We’ve listed the memorials in the order they are found walking in a counterclockwise direction. The loop from the Washington Monument to all the memorials is about 3.2 miles (5.1 km). The distance around the rectangle called “The Mall” between the Washington Monument and the US Capitol is about 2.8 miles (4.5 km). Many of the Smithsonian Museums are on The Mall along with the National Gallery of Art. Admission is free to all of these museums. There are lots of places to stop for a break. Food vendors are plentiful in this area.

Washington Monument

The Washington Monument stands 555 feet (170 metres) tall and is the perfect first stop to get an overall view of the area. Timed-entrance tickets are required to visit the 500 foot observation level. For information about obtaining tickets ($0.00 plus small service charge), visit the Washington Monument Reservation website before visiting. Don’t rely on getting a ticket on the day of arrival.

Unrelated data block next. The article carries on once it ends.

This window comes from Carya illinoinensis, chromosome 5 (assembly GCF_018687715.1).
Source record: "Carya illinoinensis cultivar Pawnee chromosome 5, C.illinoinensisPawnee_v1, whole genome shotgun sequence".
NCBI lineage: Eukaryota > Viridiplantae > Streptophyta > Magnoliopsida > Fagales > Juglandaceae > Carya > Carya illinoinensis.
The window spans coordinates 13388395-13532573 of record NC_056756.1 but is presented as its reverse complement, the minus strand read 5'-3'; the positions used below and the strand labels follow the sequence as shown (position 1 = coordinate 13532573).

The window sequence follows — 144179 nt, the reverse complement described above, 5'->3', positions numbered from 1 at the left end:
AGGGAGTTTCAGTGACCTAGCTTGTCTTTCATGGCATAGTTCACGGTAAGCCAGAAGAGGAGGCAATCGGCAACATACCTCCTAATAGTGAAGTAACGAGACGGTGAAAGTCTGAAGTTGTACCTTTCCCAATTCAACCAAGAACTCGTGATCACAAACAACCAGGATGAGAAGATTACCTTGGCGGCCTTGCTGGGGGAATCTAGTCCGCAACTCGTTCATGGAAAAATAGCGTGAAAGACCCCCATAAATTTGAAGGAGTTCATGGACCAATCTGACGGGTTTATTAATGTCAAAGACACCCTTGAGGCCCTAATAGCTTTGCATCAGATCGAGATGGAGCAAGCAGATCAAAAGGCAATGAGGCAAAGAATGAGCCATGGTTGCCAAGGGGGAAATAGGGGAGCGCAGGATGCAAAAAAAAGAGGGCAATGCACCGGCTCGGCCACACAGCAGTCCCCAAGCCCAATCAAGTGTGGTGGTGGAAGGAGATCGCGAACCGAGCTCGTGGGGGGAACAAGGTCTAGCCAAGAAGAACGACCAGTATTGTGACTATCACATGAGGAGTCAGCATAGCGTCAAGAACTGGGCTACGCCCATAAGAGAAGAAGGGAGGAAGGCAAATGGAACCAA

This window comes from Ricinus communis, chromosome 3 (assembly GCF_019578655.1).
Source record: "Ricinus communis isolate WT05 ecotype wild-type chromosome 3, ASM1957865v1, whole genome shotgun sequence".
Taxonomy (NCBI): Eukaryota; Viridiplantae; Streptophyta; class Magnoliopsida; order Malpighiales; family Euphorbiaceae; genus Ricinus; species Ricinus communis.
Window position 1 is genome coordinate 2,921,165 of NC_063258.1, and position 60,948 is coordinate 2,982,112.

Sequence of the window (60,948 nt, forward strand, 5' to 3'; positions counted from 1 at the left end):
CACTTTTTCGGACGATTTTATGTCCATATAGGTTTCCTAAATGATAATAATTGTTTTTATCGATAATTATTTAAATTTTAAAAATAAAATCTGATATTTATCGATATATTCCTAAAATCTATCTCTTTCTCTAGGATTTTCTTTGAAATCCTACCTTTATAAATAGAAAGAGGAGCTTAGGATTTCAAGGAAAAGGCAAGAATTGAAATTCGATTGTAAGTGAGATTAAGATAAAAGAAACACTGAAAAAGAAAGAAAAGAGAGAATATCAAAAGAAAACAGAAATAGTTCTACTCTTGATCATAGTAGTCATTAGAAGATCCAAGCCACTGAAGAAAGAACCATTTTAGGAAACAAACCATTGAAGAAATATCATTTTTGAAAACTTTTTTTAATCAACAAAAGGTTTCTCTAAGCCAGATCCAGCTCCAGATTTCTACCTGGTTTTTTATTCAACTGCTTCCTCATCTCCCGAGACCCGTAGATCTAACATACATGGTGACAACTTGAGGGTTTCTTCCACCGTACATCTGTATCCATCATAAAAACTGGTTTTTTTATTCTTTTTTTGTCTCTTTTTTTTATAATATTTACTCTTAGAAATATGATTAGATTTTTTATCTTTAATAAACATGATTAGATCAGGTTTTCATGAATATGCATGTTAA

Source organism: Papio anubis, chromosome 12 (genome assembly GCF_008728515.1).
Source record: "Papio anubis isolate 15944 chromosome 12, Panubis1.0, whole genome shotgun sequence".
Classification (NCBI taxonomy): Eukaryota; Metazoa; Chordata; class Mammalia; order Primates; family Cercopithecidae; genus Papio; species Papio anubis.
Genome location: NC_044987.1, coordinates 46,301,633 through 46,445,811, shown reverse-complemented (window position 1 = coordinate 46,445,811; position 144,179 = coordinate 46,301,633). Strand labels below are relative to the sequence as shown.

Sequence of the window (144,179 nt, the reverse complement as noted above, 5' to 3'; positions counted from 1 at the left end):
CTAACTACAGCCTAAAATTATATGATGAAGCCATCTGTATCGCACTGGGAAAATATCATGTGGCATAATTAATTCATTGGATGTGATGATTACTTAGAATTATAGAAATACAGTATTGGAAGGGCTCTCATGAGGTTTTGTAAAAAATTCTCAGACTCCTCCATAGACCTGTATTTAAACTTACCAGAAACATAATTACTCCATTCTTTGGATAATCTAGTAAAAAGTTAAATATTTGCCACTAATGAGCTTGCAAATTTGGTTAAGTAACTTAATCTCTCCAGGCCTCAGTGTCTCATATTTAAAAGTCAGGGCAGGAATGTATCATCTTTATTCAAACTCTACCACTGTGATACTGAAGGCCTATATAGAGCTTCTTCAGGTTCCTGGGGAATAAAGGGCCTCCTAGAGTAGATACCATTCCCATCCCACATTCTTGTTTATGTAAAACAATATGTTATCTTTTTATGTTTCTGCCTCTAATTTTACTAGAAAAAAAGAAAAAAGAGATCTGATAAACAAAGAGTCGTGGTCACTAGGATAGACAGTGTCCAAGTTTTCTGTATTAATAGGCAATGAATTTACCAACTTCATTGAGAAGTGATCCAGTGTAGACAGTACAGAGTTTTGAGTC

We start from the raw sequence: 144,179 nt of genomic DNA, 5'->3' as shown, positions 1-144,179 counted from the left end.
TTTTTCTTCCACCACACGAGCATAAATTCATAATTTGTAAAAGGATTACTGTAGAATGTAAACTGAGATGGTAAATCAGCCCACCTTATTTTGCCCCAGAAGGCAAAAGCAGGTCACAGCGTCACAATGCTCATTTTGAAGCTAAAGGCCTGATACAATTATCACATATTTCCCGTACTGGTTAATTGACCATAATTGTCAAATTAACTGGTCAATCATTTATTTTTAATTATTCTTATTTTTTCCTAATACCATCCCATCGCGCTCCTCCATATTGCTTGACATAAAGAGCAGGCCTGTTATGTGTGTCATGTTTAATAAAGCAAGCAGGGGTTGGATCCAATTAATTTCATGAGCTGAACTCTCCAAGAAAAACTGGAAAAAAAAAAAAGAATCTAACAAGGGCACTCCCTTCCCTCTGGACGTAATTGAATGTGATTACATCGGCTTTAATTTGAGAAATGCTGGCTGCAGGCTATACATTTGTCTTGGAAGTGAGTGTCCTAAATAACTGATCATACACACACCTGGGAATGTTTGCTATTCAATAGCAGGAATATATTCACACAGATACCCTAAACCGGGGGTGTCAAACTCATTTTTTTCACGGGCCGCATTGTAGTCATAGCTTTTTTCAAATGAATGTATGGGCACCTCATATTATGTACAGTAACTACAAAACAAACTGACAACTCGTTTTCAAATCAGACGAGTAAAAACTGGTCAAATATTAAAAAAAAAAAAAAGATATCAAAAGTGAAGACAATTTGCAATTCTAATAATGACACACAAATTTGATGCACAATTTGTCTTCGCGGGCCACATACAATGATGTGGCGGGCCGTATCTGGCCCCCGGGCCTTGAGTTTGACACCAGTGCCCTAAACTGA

Washington Monument Washington DC
The original steam powered elevator took 10-12 minutes to reach the top. Some would consider that better than climbing the 896 steps to the top.

The view is stunning in all directions. To the west are the Lincoln Memorial and many of the veteran’s memorials. The Thomas Jefferson Memorial and the tidal basin are both visible to the south. To the east, see The Mall with the Smithsonian museums and the US Capitol. The Ellipse and the White House are directly to the north.

The monument’s stones are two different colors showing the two phases of construction. When completed in 1884, it was the tallest building in the world.